I don’t mock people here. That’s not what this is even though my catchy title made ya look. But I do look around and listen and observe and sometimes words do fall out. Hopefully, by the time they get to my 91 little things, they have gone through some sort of filter, albeit my own.
What is minimalism? Well, it is a growing trend in this generation to free oneself of consumerism and reduce clutter and possessions in order to find happiness and freedom.
very minute level I get it. I find I tend to eye roll at either end of the STUFF-spectrum. I mean, we have a TV show in our country that depicts lives of folks so traumatized in life that they live in filth and things so deep they can’t find each other or their cat(s). When I was a little girl, there was a friend of my grandparents that scared the bejeebers out of me. He had a cane and once used it to pull me closer to him — by the neck! He also lived in a house that had things packed to the ceiling and we traversed to other rooms of stuff through pathways. My own parents collected and held onto things that made me feel crazy. I vowed to never collect anything (figurines, themed items, etc.) and to be able to get rid of something if it didn’t have a strong sentimental value or I haven’t used it in a few years.
Certain members of my village tend to lean toward minimalist thinking. Bless their hearts. I do eyeroll a bit when things that could be sold get burned instead. But, I will say, they are tidier than I. When the whole world Kondo-ed the crap out of everything and starting talking about relating things to joy, I began a couple-year-eyeroll. I haven’t read the book so I probably shouldn’t speak about it, but I’ve heard enough (I promise) that I tend to look at it like I do dieting. I’ll explain.
Neither is sustainable, friends. It cannot be. We cannot eat like or live like a minimalist forever. I tend to find what is brilliant and sustainable about life choices, and then let whatever works well and makes real sense adapt into my world– because I’m not who I was three months ago, three years ago, and sure as heck not three decades ago.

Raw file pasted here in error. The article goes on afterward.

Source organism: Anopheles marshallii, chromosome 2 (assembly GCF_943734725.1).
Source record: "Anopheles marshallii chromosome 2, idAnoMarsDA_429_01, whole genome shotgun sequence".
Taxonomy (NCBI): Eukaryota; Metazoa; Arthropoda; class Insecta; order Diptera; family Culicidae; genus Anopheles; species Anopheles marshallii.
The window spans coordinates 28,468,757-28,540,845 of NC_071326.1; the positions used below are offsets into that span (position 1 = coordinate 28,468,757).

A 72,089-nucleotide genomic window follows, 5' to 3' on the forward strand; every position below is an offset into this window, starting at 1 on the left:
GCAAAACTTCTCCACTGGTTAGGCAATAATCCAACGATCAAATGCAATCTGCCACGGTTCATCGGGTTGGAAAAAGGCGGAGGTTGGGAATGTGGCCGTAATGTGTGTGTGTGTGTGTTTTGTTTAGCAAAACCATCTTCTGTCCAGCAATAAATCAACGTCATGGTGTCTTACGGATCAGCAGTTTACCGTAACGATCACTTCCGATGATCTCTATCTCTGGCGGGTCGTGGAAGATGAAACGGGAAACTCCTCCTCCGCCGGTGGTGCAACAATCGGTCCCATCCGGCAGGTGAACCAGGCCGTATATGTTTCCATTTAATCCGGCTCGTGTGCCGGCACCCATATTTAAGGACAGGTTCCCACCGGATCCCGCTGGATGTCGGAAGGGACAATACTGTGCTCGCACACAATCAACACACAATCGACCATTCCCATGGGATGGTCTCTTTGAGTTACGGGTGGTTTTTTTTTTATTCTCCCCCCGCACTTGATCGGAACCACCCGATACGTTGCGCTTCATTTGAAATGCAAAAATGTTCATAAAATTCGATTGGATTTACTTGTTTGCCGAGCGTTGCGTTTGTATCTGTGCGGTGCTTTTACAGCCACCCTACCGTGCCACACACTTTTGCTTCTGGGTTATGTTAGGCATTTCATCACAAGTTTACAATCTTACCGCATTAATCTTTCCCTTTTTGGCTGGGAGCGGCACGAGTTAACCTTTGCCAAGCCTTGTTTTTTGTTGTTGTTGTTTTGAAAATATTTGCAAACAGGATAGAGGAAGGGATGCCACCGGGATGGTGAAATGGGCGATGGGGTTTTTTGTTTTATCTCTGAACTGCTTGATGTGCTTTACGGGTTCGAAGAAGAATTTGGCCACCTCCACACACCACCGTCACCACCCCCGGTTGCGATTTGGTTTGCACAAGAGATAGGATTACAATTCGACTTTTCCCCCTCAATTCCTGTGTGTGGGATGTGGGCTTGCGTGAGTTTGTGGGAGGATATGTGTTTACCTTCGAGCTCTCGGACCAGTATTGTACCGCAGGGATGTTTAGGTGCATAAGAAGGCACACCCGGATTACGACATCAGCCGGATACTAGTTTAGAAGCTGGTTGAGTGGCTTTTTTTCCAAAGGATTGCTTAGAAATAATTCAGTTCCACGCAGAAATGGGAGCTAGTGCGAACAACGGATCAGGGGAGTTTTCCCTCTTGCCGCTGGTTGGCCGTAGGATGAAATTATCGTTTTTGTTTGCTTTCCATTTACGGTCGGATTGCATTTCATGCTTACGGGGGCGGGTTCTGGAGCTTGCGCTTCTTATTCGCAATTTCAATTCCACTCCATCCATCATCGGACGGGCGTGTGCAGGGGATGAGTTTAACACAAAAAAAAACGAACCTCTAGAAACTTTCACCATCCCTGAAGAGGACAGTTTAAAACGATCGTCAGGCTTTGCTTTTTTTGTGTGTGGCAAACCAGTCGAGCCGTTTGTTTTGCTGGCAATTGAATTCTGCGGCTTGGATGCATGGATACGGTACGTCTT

Whoops. We just got to the heart of it at the mention of decades. Maybe it takes having lived several to be able to find the ability to sit where you are. And having been a minimalist, NOT by choice, for many years growing up and also in our younger years, we’ve learned to take great pride in making wise choices and saving pennies.
Maybe I’ve seen enough, lived enough places and decades of life to say there isn’t a one-size-fits-all method to this madness. I certainly didn’t see myself living in a several thousand square foot home with several buildings surrounding, hosting scads of visitors, and operating home businesses out of said-places. These operations take lots of things. And being a business owner’s wife takes having lots of shirts (she says, SO not defensively, rather matter-of-factly, and thankfully). And I like my grandma’s dishes, dang it! And my sweet man’s grandma’s dishes, too! But I did recently throw out a bunch of crap that I’m just never gonna use again that someone else might be surprised I’d get rid of, and I have plans to do that some more!
BALANCE!! It’s all about balance. Our stuff, our priorities, our thoughts and mindsets (if only we could minimize those, hey?).
Eat smart — most of the time. And then eat the chocolate and ice cream you crave.
Keep all the fun things you like and don’t feel guilty because it wouldn’t fit into a tiny house. And then clean out a closet and throw a bunch of garbage you don’t really use away.
Let yourself feel the hurt from past crap for a half a day or so and then cry and scream it out. And then, find the Healer and let Him in, and move on.
But let’s not feel badly when a one-size-fits-all-idea fits much like that prom dress you once wore that now makes you feel like a popped can of biscuits instead of a beauty queen.